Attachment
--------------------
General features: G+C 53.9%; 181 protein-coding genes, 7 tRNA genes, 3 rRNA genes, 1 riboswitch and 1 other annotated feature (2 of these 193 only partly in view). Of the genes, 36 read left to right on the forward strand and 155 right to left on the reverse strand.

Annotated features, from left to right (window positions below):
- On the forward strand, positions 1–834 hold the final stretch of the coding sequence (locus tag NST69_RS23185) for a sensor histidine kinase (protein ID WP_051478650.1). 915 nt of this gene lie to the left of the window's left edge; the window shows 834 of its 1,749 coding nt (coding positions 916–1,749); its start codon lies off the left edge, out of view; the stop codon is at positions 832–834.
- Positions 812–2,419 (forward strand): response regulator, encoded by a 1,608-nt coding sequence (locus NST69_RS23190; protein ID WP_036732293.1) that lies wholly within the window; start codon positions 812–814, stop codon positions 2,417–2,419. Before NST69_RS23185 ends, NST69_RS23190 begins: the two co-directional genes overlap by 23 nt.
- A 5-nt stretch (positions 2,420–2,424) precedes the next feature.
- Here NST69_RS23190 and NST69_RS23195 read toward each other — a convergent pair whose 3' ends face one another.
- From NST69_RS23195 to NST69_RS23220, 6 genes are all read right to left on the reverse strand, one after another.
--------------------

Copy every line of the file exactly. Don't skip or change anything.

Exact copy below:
General features: G+C 53.9%; 181 protein-coding genes, 7 tRNA genes, 3 rRNA genes, 1 riboswitch and 1 other annotated feature (2 of these 193 only partly in view). Of the genes, 36 read left to right on the forward strand and 155 right to left on the reverse strand.

Annotated features, from left to right (window positions below):
- On the forward strand, positions 1–834 hold the final stretch of the coding sequence (locus tag NST69_RS23185) for a sensor histidine kinase (protein ID WP_051478650.1). 915 nt of this gene lie to the left of the window's left edge; the window shows 834 of its 1,749 coding nt (coding positions 916–1,749); its start codon lies off the left edge, out of view; the stop codon is at positions 832–834.
- Positions 812–2,419 (forward strand): response regulator, encoded by a 1,608-nt coding sequence (locus NST69_RS23190; protein ID WP_036732293.1) that lies wholly within the window; start codon positions 812–814, stop codon positions 2,417–2,419. Before NST69_RS23185 ends, NST69_RS23190 begins: the two co-directional genes overlap by 23 nt.
- A 5-nt stretch (positions 2,420–2,424) precedes the next feature.
- Here NST69_RS23190 and NST69_RS23195 read toward each other — a convergent pair whose 3' ends face one another.
- From NST69_RS23195 to NST69_RS23220, 6 genes are all read right to left on the reverse strand, one after another.